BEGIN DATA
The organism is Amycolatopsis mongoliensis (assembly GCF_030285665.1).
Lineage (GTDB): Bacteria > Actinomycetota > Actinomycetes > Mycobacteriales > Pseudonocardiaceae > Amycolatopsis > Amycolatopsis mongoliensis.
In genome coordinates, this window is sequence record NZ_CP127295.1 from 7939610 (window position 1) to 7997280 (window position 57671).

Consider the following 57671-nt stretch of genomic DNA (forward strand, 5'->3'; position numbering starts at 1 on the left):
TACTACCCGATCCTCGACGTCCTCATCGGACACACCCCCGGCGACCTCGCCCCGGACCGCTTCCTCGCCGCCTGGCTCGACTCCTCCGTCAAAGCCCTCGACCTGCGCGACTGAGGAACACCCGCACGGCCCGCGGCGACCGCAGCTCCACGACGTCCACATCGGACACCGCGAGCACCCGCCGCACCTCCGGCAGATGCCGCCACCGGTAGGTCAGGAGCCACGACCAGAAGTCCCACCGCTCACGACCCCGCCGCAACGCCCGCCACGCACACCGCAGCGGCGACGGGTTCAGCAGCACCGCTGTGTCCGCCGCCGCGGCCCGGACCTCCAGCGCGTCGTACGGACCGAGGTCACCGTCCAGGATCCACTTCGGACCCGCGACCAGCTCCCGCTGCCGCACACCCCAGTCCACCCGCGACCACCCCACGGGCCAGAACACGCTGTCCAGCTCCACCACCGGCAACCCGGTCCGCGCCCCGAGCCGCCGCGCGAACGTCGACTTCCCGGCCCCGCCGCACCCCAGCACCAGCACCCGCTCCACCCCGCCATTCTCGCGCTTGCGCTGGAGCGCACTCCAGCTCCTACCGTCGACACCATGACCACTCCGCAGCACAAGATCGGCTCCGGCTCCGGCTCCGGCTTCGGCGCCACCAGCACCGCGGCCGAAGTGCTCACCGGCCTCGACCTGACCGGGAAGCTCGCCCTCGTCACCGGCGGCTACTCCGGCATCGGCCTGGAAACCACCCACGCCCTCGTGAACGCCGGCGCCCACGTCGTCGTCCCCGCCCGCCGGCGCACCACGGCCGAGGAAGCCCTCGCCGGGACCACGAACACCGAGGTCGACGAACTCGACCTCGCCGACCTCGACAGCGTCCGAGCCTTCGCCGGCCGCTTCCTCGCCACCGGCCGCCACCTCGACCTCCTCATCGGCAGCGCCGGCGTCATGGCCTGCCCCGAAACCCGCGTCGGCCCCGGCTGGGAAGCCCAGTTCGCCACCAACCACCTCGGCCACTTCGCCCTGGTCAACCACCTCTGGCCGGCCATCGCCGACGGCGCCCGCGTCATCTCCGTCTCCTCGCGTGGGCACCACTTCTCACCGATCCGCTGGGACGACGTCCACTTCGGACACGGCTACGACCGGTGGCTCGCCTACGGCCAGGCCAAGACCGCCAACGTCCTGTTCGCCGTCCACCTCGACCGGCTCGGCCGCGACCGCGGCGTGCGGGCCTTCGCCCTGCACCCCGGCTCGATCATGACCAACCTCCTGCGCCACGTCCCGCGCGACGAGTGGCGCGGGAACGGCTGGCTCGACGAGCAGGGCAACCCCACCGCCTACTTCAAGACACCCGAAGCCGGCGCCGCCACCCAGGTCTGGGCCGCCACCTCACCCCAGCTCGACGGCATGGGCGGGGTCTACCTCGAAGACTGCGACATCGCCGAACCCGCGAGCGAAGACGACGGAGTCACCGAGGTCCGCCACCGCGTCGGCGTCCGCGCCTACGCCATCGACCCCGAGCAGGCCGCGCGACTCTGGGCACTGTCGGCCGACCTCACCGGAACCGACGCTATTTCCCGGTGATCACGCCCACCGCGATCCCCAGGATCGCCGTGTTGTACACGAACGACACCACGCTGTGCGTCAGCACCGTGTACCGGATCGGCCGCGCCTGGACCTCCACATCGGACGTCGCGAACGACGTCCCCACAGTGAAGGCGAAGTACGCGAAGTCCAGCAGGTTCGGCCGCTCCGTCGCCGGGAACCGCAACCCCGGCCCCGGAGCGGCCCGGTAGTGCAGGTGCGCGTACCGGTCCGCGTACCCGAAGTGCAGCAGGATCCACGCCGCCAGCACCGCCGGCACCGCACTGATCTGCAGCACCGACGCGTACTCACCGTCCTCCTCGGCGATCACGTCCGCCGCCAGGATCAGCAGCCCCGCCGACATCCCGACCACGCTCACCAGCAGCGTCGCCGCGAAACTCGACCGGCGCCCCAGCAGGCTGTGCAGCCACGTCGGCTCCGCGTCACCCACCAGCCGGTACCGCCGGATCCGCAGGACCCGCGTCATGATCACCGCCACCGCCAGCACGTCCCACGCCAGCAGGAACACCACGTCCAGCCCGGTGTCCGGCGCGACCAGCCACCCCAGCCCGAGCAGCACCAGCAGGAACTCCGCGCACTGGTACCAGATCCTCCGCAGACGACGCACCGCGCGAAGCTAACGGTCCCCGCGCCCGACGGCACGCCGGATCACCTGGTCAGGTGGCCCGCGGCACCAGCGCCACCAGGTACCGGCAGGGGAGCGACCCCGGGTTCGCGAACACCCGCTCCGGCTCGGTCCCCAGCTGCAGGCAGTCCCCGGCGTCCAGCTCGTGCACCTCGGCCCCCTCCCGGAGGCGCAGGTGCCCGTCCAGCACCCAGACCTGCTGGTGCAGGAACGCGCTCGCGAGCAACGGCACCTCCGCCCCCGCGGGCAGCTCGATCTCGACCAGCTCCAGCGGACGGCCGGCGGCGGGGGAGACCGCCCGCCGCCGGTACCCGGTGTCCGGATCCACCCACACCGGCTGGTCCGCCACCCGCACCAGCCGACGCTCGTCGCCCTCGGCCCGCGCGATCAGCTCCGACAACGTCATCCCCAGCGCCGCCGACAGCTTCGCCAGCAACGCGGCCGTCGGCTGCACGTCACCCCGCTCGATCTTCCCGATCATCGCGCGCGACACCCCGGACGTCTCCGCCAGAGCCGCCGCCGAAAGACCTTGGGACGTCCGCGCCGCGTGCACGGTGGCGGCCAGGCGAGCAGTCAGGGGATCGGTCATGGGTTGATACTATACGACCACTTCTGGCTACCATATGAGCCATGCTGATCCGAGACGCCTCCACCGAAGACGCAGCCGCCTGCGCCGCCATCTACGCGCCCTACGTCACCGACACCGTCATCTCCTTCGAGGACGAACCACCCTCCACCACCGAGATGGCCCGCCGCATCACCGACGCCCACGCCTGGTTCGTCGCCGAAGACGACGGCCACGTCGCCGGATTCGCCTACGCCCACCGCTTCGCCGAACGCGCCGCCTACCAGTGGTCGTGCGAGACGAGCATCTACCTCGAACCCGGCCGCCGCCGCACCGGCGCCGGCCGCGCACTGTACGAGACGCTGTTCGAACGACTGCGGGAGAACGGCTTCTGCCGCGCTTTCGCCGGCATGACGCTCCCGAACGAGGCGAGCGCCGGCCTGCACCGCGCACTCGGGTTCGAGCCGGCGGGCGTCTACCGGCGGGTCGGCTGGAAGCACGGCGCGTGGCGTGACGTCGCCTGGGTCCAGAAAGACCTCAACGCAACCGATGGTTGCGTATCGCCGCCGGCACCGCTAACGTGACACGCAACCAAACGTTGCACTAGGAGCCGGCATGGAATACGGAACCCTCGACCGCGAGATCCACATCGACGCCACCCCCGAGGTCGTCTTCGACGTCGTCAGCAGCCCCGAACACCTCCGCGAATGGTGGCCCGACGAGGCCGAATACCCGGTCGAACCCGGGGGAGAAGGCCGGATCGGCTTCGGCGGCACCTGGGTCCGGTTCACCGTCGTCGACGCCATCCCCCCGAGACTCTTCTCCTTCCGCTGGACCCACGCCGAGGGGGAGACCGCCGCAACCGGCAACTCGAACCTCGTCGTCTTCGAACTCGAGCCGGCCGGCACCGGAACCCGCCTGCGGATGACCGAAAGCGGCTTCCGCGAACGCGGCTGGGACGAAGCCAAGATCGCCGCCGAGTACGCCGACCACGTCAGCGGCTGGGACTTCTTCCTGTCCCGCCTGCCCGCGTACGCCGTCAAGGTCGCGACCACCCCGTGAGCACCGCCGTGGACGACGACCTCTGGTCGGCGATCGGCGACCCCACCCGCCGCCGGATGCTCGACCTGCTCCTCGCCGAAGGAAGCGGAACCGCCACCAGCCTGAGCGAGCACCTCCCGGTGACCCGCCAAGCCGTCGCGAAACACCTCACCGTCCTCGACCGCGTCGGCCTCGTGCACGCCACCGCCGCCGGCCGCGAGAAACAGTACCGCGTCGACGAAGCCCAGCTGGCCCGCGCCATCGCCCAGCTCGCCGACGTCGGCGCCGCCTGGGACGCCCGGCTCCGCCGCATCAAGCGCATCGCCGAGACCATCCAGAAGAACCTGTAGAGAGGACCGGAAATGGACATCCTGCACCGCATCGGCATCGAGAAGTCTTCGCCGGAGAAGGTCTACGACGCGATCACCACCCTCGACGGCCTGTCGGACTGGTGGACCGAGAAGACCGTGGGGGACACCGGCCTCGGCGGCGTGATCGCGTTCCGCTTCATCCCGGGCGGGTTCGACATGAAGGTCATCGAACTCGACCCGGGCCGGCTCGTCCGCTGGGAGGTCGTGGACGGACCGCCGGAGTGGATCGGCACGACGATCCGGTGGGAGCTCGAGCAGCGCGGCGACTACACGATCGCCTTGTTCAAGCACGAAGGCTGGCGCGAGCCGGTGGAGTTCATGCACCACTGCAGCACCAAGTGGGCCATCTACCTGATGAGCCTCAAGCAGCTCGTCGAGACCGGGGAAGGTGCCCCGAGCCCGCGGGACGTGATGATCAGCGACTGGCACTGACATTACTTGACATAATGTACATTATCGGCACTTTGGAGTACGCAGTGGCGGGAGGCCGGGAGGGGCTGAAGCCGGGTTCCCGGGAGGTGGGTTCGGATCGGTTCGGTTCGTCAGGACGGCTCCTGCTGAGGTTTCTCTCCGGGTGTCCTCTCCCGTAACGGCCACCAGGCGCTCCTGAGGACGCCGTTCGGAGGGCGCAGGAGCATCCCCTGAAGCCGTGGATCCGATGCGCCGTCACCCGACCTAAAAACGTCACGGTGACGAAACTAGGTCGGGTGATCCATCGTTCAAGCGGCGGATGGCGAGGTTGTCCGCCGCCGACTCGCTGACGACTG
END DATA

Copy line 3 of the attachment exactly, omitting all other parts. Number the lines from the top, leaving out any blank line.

In genome coordinates, this window is sequence record NZ_CP127295.1 from 7939610 (window position 1) to 7997280 (window position 57671).